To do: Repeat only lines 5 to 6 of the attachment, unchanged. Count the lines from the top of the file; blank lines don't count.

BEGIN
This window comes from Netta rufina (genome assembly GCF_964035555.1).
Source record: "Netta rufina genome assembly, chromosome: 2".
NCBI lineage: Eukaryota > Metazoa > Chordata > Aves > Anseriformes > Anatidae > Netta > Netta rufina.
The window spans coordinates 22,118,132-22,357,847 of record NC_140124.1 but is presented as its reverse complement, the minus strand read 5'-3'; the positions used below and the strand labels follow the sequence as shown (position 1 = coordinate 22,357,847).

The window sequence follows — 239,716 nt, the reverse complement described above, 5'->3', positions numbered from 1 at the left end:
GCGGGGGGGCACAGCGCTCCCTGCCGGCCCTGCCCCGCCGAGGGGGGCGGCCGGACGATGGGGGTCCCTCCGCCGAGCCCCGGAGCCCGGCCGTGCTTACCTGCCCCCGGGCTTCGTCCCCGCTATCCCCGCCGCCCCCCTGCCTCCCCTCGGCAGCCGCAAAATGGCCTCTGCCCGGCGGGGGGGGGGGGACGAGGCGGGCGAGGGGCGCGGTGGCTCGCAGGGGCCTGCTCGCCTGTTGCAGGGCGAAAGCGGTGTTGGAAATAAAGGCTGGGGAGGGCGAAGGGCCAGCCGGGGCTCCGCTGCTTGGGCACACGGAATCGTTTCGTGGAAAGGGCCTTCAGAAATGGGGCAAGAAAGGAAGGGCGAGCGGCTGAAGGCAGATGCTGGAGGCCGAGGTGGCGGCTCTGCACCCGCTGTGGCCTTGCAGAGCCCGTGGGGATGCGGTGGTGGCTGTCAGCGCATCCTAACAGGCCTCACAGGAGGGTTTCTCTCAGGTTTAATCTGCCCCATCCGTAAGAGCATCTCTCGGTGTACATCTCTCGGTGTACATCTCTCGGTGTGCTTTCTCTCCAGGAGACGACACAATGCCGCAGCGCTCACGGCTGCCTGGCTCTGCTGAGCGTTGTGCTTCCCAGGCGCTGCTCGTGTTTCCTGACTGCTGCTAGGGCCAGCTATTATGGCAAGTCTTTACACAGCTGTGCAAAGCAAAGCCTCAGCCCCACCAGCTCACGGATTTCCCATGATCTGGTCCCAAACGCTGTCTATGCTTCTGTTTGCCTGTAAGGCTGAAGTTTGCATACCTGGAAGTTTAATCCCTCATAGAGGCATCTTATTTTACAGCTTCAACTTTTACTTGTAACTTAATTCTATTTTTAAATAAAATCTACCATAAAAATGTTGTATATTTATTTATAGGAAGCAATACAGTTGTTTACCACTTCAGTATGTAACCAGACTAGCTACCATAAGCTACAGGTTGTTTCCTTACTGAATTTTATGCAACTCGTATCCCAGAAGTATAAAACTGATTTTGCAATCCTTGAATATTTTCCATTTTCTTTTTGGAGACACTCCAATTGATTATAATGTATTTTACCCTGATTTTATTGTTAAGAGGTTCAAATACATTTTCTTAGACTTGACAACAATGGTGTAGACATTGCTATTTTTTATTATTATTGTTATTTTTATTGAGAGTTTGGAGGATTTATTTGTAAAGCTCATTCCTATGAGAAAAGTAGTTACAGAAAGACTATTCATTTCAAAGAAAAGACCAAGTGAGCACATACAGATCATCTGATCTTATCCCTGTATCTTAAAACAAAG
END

The window sequence follows — 239,716 nt, the reverse complement described above, 5'->3', positions numbered from 1 at the left end:
GCGGGGGGGCACAGCGCTCCCTGCCGGCCCTGCCCCGCCGAGGGGGGCGGCCGGACGATGGGGGTCCCTCCGCCGAGCCCCGGAGCCCGGCCGTGCTTACCTGCCCCCGGGCTTCGTCCCCGCTATCCCCGCCGCCCCCCTGCCTCCCCTCGGCAGCCGCAAAATGGCCTCTGCCCGGCGGGGGGGGGGGGACGAGGCGGGCGAGGGGCGCGGTGGCTCGCAGGGGCCTGCTCGCCTGTTGCAGGGCGAAAGCGGTGTTGGAAATAAAGGCTGGGGAGGGCGAAGGGCCAGCCGGGGCTCCGCTGCTTGGGCACACGGAATCGTTTCGTGGAAAGGGCCTTCAGAAATGGGGCAAGAAAGGAAGGGCGAGCGGCTGAAGGCAGATGCTGGAGGCCGAGGTGGCGGCTCTGCACCCGCTGTGGCCTTGCAGAGCCCGTGGGGATGCGGTGGTGGCTGTCAGCGCATCCTAACAGGCCTCACAGGAGGGTTTCTCTCAGGTTTAATCTGCCCCATCCGTAAGAGCATCTCTCGGTGTACATCTCTCGGTGTACATCTCTCGGTGTGCTTTCTCTCCAGGAGACGACACAATGCCGCAGCGCTCACGGCTGCCTGGCTCTGCTGAGCGTTGTGCTTCCCAGGCGCTGCTCGTGTTTCCTGACTGCTGCTAGGGCCAGCTATTATGGCAAGTCTTTACACAGCTGTGCAAAGCAAAGCCTCAGCCCCACCAGCTCACGGATTTCCCATGATCTGGTCCCAAACGCTGTCTATGCTTCTGTTTGCCTGTAAGGCTGAAGTTTGCATACCTGGAAGTTTAATCCCTCATAGAGGCATCTTATTTTACAGCTTCAACTTTTACTTGTAACTTAATTCTATTTTTAAATAAAATCTACCATAAAAATGTTGTATATTTATTTATAGGAAGCAATACAGTTGTTTACCACTTCAGTATGTAACCAGACTAGCTACCATAAGCTACAGGTTGTTTCCTTACTGAATTTTATGCAACTCGTATCCCAGAAGTATAAAACTGATTTTGCAATCCTTGAATATTTTCCATTTTCTTTTTGGAGACACTCCAATTGATTATAATGTATTTTACCCTGATTTTATTGTTAAGAGGTTCAAATACATTTTCTTAGACTTGACAACAATGGTGTAGACATTGCTATTTTTTATTATTATTGTTATTTTTATTGAGAGTTTGGAGGATTTATTTGTAAAGCTCATTCCTATGAGAAAAGTAGTTACAGAAAGACTATTCATTTCAAAGAAAAGACCAAGTGAGCACATACAGATCATCTGATCTTATCCCTGTATCTTAAAACAAAG